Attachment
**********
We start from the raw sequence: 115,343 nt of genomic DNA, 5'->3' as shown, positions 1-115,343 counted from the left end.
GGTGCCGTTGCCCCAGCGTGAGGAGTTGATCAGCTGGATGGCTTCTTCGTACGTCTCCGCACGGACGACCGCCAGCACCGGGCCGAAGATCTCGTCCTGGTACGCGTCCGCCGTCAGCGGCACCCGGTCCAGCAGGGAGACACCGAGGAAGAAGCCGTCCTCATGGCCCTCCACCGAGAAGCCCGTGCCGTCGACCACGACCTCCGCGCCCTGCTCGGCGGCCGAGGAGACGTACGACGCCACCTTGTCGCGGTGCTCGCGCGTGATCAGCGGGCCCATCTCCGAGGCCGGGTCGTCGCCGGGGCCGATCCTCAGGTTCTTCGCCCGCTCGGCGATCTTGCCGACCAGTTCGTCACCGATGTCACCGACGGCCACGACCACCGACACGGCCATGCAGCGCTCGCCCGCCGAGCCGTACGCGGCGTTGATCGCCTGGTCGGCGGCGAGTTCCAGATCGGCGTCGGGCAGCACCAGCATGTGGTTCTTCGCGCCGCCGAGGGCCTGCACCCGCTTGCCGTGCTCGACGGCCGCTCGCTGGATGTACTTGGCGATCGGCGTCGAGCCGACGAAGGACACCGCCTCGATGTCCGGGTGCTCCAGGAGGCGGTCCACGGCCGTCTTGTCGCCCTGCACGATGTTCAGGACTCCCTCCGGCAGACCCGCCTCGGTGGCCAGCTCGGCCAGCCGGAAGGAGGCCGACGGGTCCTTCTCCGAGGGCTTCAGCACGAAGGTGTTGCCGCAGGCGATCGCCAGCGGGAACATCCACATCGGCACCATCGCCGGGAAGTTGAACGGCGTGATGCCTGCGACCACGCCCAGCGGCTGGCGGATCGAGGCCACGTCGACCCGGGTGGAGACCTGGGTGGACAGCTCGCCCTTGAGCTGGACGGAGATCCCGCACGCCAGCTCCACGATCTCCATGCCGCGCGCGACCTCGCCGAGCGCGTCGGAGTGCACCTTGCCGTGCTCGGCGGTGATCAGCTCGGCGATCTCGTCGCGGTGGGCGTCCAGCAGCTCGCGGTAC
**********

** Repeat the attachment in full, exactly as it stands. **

We start from the raw sequence: 115,343 nt of genomic DNA, 5'->3' as shown, positions 1-115,343 counted from the left end.
GGTGCCGTTGCCCCAGCGTGAGGAGTTGATCAGCTGGATGGCTTCTTCGTACGTCTCCGCACGGACGACCGCCAGCACCGGGCCGAAGATCTCGTCCTGGTACGCGTCCGCCGTCAGCGGCACCCGGTCCAGCAGGGAGACACCGAGGAAGAAGCCGTCCTCATGGCCCTCCACCGAGAAGCCCGTGCCGTCGACCACGACCTCCGCGCCCTGCTCGGCGGCCGAGGAGACGTACGACGCCACCTTGTCGCGGTGCTCGCGCGTGATCAGCGGGCCCATCTCCGAGGCCGGGTCGTCGCCGGGGCCGATCCTCAGGTTCTTCGCCCGCTCGGCGATCTTGCCGACCAGTTCGTCACCGATGTCACCGACGGCCACGACCACCGACACGGCCATGCAGCGCTCGCCCGCCGAGCCGTACGCGGCGTTGATCGCCTGGTCGGCGGCGAGTTCCAGATCGGCGTCGGGCAGCACCAGCATGTGGTTCTTCGCGCCGCCGAGGGCCTGCACCCGCTTGCCGTGCTCGACGGCCGCTCGCTGGATGTACTTGGCGATCGGCGTCGAGCCGACGAAGGACACCGCCTCGATGTCCGGGTGCTCCAGGAGGCGGTCCACGGCCGTCTTGTCGCCCTGCACGATGTTCAGGACTCCCTCCGGCAGACCCGCCTCGGTGGCCAGCTCGGCCAGCCGGAAGGAGGCCGACGGGTCCTTCTCCGAGGGCTTCAGCACGAAGGTGTTGCCGCAGGCGATCGCCAGCGGGAACATCCACATCGGCACCATCGCCGGGAAGTTGAACGGCGTGATGCCTGCGACCACGCCCAGCGGCTGGCGGATCGAGGCCACGTCGACCCGGGTGGAGACCTGGGTGGACAGCTCGCCCTTGAGCTGGACGGAGATCCCGCACGCCAGCTCCACGATCTCCATGCCGCGCGCGACCTCGCCGAGCGCGTCGGAGTGCACCTTGCCGTGCTCGGCGGTGATCAGCTCGGCGATCTCGTCGCGGTGGGCGTCCAGCAGCTCGCGGTAC